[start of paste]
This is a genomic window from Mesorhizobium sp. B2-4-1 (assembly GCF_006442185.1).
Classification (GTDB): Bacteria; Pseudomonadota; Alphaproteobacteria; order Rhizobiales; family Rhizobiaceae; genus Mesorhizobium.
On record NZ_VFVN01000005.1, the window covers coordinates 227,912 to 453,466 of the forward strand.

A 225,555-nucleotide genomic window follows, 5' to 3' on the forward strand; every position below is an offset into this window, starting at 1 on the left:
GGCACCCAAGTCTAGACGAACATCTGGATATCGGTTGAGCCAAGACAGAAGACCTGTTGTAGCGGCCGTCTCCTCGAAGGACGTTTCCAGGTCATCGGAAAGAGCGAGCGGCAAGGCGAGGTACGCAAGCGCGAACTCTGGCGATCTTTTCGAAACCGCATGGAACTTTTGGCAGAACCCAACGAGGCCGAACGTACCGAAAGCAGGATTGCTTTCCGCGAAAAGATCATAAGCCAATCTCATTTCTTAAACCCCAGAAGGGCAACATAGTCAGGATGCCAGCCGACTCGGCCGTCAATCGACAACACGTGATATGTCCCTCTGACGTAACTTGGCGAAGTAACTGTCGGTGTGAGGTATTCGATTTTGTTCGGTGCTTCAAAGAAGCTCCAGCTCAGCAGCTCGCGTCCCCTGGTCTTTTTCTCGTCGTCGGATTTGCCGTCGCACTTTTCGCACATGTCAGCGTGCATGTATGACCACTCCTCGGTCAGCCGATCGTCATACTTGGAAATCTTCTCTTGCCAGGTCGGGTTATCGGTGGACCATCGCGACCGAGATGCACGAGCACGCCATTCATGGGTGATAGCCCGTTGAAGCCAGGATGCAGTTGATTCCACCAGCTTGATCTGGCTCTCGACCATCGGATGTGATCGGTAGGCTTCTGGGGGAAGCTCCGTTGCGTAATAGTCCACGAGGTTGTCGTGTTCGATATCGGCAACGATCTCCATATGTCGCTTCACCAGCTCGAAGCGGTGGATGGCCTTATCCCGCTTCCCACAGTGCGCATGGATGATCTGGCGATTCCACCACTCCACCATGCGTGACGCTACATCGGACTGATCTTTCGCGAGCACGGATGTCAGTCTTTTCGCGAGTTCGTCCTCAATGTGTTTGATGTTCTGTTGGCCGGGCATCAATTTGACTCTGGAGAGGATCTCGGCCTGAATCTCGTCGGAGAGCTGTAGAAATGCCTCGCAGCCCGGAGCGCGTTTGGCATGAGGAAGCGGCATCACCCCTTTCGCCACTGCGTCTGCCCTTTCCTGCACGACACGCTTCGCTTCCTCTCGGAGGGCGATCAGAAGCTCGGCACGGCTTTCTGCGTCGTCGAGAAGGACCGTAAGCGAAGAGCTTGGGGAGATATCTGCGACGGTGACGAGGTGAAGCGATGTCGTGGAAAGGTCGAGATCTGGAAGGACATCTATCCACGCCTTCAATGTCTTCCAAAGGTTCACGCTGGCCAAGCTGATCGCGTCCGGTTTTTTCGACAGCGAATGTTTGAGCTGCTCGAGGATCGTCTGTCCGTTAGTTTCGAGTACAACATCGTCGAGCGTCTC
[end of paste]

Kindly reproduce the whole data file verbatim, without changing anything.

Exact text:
This is a genomic window from Mesorhizobium sp. B2-4-1 (assembly GCF_006442185.1).
Classification (GTDB): Bacteria; Pseudomonadota; Alphaproteobacteria; order Rhizobiales; family Rhizobiaceae; genus Mesorhizobium.
On record NZ_VFVN01000005.1, the window covers coordinates 227,912 to 453,466 of the forward strand.

A 225,555-nucleotide genomic window follows, 5' to 3' on the forward strand; every position below is an offset into this window, starting at 1 on the left:
GGCACCCAAGTCTAGACGAACATCTGGATATCGGTTGAGCCAAGACAGAAGACCTGTTGTAGCGGCCGTCTCCTCGAAGGACGTTTCCAGGTCATCGGAAAGAGCGAGCGGCAAGGCGAGGTACGCAAGCGCGAACTCTGGCGATCTTTTCGAAACCGCATGGAACTTTTGGCAGAACCCAACGAGGCCGAACGTACCGAAAGCAGGATTGCTTTCCGCGAAAAGATCATAAGCCAATCTCATTTCTTAAACCCCAGAAGGGCAACATAGTCAGGATGCCAGCCGACTCGGCCGTCAATCGACAACACGTGATATGTCCCTCTGACGTAACTTGGCGAAGTAACTGTCGGTGTGAGGTATTCGATTTTGTTCGGTGCTTCAAAGAAGCTCCAGCTCAGCAGCTCGCGTCCCCTGGTCTTTTTCTCGTCGTCGGATTTGCCGTCGCACTTTTCGCACATGTCAGCGTGCATGTATGACCACTCCTCGGTCAGCCGATCGTCATACTTGGAAATCTTCTCTTGCCAGGTCGGGTTATCGGTGGACCATCGCGACCGAGATGCACGAGCACGCCATTCATGGGTGATAGCCCGTTGAAGCCAGGATGCAGTTGATTCCACCAGCTTGATCTGGCTCTCGACCATCGGATGTGATCGGTAGGCTTCTGGGGGAAGCTCCGTTGCGTAATAGTCCACGAGGTTGTCGTGTTCGATATCGGCAACGATCTCCATATGTCGCTTCACCAGCTCGAAGCGGTGGATGGCCTTATCCCGCTTCCCACAGTGCGCATGGATGATCTGGCGATTCCACCACTCCACCATGCGTGACGCTACATCGGACTGATCTTTCGCGAGCACGGATGTCAGTCTTTTCGCGAGTTCGTCCTCAATGTGTTTGATGTTCTGTTGGCCGGGCATCAATTTGACTCTGGAGAGGATCTCGGCCTGAATCTCGTCGGAGAGCTGTAGAAATGCCTCGCAGCCCGGAGCGCGTTTGGCATGAGGAAGCGGCATCACCCCTTTCGCCACTGCGTCTGCCCTTTCCTGCACGACACGCTTCGCTTCCTCTCGGAGGGCGATCAGAAGCTCGGCACGGCTTTCTGCGTCGTCGAGAAGGACCGTAAGCGAAGAGCTTGGGGAGATATCTGCGACGGTGACGAGGTGAAGCGATGTCGTGGAAAGGTCGAGATCTGGAAGGACATCTATCCACGCCTTCAATGTCTTCCAAAGGTTCACGCTGGCCAAGCTGATCGCGTCCGGTTTTTTCGACAGCGAATGTTTGAGCTGCTCGAGGATCGTCTGTCCGTTAGTTTCGAGTACAACATCGTCGAGCGTCTC